PITY the poor Scottish Parliament. It is a teenager now and, like many a teenager, the parliament is sorely misunderstood and too easily under-appreciated. The people, damn their eyes, don’t understand it. They neither recognise its politicians nor know what it does. Nor, for that matter, do they respect its achievements.
That, at any rate, is one conclusion to be drawn from Lord Ashcroft’s series of polls conducted in Scotland this year. The results of his research are a reminder that the public is less interested in politics than the news media and members of the political class would like to believe.
Politics, for many people, is an unwelcome distraction. Their passions are neither stirred nor shaken by the latest developments at Holyrood (or Westminster). They would, in general, welcome less politics.
Only 14 per cent of voters are confident they know which powers are devolved to Holyrood and which responsibilities remain Westminster’s prerogative.
Half of voters have never heard of, or have no opinion about, Willie Rennie (he’s the leader of the Scottish Liberal Democrats, by the way). Mention Johann Lamont and 40 per cent will stare at you blankly, while 38 per cent can tell you nothing about Ruth Davidson.
Some 23 per cent of Scots who favour independence believe this should not be the Scottish Government’s priority. And 30 per cent cannot name anything the Scottish Parliament has done since 1999 that rises to the status of being a “main achievement”; a further 13 per cent are quite certain that the parliament has not a single achievement to its name.
It is enough, frankly, to induce a startling sensation: a measure of sympathy for our elected representatives. Is this, they might reasonably ask, what it is all for? In the privacy of their own homes they must wonder if HL Mencken, the great Sage of Baltimore, had a point when he noted that: “No-one in they world, so far as I know – and I have searched the records for years, and employed agents to help me – has ever lost money by underestimating the intelligence of the great masses of the plain people.”
The wages of leadership are paid with public indifference and scorn. Brecht’s sardonic suggestion that, as the public has failed, it might be time to dissolve the people and elect a new one is something that must, in their darker moments, appeal to our parliamentarians.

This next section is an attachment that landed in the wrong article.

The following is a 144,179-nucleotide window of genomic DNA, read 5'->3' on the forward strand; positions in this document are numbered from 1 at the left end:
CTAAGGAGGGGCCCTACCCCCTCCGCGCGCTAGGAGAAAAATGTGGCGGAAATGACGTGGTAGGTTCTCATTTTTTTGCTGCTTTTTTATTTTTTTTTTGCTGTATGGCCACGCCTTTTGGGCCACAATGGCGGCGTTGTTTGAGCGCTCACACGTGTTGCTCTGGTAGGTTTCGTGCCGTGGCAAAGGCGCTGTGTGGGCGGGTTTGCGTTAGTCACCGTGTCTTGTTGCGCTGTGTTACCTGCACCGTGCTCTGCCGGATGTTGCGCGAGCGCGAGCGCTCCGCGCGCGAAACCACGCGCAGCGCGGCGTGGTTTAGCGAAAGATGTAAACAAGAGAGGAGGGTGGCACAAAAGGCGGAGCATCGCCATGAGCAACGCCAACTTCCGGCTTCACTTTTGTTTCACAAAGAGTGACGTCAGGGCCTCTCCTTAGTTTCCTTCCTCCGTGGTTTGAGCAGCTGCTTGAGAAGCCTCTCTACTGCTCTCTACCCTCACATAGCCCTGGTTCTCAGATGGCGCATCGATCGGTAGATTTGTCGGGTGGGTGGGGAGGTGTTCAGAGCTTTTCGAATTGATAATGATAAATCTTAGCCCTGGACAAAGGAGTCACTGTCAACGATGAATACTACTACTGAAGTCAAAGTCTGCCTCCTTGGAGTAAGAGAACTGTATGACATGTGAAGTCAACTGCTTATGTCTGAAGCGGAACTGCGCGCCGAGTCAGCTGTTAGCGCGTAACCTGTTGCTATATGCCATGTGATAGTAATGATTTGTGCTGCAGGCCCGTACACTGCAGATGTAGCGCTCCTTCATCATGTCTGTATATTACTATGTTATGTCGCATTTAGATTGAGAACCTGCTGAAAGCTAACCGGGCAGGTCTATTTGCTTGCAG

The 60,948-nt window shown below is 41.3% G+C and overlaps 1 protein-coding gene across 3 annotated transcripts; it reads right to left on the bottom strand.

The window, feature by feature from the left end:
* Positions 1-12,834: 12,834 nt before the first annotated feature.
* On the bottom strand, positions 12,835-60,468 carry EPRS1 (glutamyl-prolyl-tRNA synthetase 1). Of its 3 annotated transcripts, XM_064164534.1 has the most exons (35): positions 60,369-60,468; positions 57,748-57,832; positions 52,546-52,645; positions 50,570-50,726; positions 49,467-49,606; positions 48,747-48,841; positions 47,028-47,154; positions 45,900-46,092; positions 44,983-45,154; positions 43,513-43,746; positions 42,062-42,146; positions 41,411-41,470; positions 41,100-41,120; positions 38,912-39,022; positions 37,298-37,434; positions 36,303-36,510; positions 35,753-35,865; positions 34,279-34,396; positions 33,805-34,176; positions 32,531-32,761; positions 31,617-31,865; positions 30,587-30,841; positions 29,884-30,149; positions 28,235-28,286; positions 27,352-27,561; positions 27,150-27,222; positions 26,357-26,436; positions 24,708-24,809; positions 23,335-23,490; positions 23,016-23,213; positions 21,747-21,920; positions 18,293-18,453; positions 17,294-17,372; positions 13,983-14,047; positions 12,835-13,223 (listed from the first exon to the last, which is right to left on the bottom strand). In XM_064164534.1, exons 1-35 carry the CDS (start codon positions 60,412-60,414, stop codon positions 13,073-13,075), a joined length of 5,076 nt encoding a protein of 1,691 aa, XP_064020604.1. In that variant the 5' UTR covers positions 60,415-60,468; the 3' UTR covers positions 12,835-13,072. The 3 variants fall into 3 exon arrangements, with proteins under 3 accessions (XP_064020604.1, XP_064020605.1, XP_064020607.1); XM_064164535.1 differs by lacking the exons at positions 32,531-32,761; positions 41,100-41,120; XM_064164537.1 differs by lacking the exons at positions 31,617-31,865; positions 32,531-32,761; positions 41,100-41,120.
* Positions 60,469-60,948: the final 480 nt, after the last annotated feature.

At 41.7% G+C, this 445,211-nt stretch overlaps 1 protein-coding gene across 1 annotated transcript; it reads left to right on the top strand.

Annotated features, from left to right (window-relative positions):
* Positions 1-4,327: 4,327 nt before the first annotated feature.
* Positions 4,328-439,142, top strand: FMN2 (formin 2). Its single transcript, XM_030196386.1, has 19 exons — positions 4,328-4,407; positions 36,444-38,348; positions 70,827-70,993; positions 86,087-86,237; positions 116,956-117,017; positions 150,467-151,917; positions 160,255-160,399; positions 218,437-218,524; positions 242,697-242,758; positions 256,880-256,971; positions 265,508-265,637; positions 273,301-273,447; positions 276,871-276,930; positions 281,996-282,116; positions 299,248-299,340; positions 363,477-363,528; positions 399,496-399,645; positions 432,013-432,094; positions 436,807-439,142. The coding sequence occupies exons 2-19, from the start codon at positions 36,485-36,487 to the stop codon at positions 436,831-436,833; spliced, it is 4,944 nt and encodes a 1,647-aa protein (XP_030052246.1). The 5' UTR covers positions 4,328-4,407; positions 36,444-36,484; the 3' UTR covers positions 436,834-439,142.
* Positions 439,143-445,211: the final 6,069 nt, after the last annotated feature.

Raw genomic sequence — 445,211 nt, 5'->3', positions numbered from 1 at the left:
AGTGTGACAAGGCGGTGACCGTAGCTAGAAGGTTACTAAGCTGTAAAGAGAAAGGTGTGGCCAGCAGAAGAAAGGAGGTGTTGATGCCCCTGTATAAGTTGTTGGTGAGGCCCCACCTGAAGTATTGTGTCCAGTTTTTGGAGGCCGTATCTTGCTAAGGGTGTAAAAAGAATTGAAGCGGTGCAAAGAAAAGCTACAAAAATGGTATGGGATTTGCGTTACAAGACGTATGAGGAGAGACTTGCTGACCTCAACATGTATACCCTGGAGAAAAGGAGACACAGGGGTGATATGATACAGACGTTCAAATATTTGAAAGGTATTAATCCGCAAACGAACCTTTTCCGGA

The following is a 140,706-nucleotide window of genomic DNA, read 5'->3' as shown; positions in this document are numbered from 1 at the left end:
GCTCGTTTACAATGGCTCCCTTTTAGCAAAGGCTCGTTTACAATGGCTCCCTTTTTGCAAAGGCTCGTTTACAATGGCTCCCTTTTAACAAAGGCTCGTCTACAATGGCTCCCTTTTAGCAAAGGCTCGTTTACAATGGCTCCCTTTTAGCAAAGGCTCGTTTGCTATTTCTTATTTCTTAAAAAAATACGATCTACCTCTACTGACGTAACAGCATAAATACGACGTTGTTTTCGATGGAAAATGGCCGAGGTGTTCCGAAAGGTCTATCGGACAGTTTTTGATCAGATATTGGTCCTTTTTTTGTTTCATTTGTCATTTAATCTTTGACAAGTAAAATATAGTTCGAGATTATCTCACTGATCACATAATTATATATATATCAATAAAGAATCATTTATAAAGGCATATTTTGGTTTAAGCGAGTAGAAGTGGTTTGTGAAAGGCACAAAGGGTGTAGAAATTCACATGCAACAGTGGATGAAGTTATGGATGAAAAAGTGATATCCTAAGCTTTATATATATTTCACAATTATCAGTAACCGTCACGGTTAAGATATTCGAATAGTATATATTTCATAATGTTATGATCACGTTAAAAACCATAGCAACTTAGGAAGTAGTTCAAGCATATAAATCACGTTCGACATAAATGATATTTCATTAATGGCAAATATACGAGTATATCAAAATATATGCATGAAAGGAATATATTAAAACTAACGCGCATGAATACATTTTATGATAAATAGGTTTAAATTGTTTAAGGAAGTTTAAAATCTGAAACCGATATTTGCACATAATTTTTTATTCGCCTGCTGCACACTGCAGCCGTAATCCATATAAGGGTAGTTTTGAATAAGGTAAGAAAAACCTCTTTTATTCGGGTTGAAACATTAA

Despite the ample opportunity for cynicism afforded by Lord Ashcroft’s polling, his research remains valuable and not just because much of it is conducted on a greater scale than the polls commissioned by newspapers or campaign pressure groups.
Indeed, Lord Ashcroft’s polling suggests an electorate that is simultaneously ignorant and sophisticated. Ignorant, that is, about policy and personality, but sophisticated about its voting intention.
Scottish politics is a game of levels. On one level (assuming the polls are accurate), the public intends to vote against independence. On another, the public still seems minded to vote for the SNP at the next Holyrood election. Of course, the aftermath of a No vote might change that calculation, but on current projections, the Nationalists would remain the largest party at Holyrood. That might seem evidence of a contrary electorate but, perhaps paradoxically, it also makes sense. You might describe it as a desire for a “strong and distinctive Scotland within the Union”.
That is partly because 62 per cent of Yes voters would be utterly certain to vote in a Holyrood election held tomorrow, but only 47 per cent of No voters would definitely go to the polls. This is not surprising, but it is a reminder that Holyrood polls are an inadequate basis upon which to make predictions for the independence referendum and that Scottish Parliament elections are treated differently to Westminster elections or plebiscites.